Justification for the use of Ocimum gratissimum L in herbal medicine and its interaction with disc antibiotics
1 Department of Microbiology, University of Nigeria, Nsukka, Enugu State, Nigeria
2 Department of Dermatology, Case Western Reserve University, Cleveland, Ohio, USA
BMC Complementary and Alternative Medicine 2009, 9:37 doi:10.1186/1472-6882-9-37Published: 28 September 2009
The ethanolic extract of the leaves of Ocimium gratisimum L. (Lamiaceae), used in traditional medicine for the treatment of several ailments such as urinary tract, wound, skin and gastrointestinal infections, was evaluated for its antibacterial properties against four clinical bacteria isolates namely: Escherichia coli, Proteus mirabilis, Staphylococcus aureus and Pseudomonas aeruginosa and the antifungal properties using a clinical isolate of Candida albicans. A typed bacterium of Escherichia coli ATCC 11775 and another typed fungal strain of Candida albicans (ATCC 90028) were also included. The study also intended to verify if the concomitant administration of conventional antibiotics with Ocimium gratisimum which is normally taken as food (spice) will negatively affect its activity.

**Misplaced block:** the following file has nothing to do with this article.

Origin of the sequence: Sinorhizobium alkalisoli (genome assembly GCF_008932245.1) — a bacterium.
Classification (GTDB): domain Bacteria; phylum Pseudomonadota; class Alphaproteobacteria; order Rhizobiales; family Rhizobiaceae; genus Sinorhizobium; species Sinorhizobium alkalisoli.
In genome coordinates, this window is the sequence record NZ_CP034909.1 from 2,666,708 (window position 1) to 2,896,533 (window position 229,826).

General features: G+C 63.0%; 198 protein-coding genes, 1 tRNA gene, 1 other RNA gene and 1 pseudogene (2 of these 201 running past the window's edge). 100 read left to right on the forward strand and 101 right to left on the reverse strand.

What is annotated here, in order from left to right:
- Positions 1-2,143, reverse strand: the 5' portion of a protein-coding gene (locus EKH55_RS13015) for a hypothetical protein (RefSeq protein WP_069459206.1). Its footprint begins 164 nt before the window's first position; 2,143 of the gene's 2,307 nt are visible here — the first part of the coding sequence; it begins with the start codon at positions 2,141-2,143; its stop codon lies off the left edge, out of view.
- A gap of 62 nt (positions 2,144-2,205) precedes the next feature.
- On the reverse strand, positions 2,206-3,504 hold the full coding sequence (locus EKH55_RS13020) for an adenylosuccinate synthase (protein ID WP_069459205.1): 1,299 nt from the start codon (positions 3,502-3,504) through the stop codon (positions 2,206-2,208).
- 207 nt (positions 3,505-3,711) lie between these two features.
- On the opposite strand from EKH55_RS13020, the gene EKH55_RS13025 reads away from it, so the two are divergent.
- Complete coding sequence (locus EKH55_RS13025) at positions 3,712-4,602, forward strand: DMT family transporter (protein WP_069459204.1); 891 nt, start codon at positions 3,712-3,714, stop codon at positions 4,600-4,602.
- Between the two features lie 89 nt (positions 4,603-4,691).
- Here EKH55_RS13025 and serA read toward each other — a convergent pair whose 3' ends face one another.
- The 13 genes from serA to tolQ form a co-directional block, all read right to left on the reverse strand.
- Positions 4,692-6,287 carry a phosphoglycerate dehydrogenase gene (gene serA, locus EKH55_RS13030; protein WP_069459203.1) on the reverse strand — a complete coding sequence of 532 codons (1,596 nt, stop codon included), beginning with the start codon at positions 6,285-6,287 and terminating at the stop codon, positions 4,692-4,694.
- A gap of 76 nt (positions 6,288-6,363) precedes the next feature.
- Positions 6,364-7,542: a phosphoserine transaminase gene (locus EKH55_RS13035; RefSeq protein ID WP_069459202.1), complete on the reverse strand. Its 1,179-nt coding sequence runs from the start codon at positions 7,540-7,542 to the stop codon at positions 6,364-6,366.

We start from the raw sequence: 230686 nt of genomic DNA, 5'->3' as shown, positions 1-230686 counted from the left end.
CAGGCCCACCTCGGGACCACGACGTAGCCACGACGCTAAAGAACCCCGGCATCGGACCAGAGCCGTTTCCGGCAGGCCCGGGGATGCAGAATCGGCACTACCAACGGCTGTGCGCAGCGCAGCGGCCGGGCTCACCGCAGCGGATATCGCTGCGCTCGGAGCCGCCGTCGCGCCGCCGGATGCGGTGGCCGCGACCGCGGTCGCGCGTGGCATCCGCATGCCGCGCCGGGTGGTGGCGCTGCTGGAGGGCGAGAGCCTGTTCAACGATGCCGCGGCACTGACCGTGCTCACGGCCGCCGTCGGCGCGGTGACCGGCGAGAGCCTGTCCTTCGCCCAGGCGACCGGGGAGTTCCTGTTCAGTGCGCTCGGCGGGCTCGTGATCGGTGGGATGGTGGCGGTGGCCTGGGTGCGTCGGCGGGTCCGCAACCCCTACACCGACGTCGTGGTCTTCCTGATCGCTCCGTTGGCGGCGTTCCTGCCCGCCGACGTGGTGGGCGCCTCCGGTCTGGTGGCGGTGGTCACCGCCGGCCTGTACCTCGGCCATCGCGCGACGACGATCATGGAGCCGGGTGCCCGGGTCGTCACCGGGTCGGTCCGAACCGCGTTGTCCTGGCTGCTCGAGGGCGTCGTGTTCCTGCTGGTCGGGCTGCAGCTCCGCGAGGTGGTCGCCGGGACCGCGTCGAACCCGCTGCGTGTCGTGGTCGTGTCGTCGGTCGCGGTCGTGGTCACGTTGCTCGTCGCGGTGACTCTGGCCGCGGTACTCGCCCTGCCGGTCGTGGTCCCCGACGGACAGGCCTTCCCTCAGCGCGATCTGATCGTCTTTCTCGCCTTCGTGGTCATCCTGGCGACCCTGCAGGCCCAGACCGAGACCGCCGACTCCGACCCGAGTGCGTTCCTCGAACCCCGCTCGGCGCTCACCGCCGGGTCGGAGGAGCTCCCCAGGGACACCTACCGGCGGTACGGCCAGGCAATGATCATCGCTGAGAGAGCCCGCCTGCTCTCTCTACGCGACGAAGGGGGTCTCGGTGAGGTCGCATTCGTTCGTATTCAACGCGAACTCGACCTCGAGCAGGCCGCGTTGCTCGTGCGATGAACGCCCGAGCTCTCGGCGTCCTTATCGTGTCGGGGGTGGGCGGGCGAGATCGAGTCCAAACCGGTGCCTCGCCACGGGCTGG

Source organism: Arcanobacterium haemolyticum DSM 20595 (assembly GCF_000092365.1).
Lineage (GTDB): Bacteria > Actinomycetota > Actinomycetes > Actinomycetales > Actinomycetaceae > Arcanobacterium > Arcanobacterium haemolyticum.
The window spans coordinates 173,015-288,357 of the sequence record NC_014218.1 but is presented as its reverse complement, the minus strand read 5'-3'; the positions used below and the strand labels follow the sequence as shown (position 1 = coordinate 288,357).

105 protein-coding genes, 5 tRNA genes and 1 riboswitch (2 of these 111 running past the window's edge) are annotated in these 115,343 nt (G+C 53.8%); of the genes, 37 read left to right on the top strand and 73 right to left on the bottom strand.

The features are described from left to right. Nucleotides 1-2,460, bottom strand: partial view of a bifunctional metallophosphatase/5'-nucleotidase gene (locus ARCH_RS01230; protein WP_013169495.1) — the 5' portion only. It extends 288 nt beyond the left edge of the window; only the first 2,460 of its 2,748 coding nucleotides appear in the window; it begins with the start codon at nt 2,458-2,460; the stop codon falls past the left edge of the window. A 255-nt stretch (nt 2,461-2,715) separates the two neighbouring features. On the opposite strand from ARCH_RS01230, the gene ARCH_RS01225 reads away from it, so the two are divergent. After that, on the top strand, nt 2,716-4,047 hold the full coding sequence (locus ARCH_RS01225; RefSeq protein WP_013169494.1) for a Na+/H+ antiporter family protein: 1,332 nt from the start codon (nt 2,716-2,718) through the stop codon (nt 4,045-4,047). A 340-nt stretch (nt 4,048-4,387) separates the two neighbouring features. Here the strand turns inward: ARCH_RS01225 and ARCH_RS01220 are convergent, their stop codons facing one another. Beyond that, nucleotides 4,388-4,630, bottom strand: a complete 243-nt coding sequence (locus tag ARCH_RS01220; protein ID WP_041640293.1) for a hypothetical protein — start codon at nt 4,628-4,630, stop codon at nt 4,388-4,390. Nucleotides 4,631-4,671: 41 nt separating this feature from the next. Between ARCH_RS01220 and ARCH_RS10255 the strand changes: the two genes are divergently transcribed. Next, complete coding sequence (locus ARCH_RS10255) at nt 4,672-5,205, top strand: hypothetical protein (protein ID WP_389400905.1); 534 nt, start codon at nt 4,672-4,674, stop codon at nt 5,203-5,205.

The agar diffusion method was used to test the in vitro activity of the plant extract. The interaction of the plant extract with some disc antibiotics namely: ciprofloxacin, septrin, streptomycin, ampicillin, nystatin and ketoconazole was tested using the agar overlay inoculum susceptibility disc method. Phytochemical analysis of the extract was performed following established methods.
The extract showed good but varying in vitro activities against all the isolates tested. While ampicillin showed synergistic interaction with the plant extract against clinical isolates of E. coli and P. mirabilis, septrin was synergistic against the clinical isolate of E. coli only. Similarly, the activity of the extract against C. albicans isolate was synergistic with ketoconazole and nystatin.
The study has validated the folkloric use of O. gratissimum in traditional medicinal practice and goes further to show that the use of this plant material as food spice may not really threaten the efficacy of some conventional antibiotics that may have been taken concomitantly with it as is the popular belief in the practice of herbal medicine in local/rural communities of many countries in the world.